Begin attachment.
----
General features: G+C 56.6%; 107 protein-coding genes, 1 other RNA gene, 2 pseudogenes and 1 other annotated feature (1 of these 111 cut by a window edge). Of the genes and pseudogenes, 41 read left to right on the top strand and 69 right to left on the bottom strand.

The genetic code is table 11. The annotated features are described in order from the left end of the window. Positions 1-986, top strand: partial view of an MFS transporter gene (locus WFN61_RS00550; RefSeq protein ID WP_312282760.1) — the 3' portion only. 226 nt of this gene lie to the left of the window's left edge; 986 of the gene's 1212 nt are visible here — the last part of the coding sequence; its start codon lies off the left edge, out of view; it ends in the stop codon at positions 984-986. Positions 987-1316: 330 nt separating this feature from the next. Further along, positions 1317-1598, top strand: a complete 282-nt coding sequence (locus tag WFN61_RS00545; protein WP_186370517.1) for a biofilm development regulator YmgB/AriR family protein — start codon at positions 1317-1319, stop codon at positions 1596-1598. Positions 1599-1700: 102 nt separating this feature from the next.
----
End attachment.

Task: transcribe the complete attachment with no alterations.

General features: G+C 56.6%; 107 protein-coding genes, 1 other RNA gene, 2 pseudogenes and 1 other annotated feature (1 of these 111 cut by a window edge). Of the genes and pseudogenes, 41 read left to right on the top strand and 69 right to left on the bottom strand.

The genetic code is table 11. The annotated features are described in order from the left end of the window. Positions 1-986, top strand: partial view of an MFS transporter gene (locus WFN61_RS00550; RefSeq protein ID WP_312282760.1) — the 3' portion only. 226 nt of this gene lie to the left of the window's left edge; 986 of the gene's 1212 nt are visible here — the last part of the coding sequence; its start codon lies off the left edge, out of view; it ends in the stop codon at positions 984-986. Positions 987-1316: 330 nt separating this feature from the next. Further along, positions 1317-1598, top strand: a complete 282-nt coding sequence (locus tag WFN61_RS00545; protein WP_186370517.1) for a biofilm development regulator YmgB/AriR family protein — start codon at positions 1317-1319, stop codon at positions 1596-1598. Positions 1599-1700: 102 nt separating this feature from the next.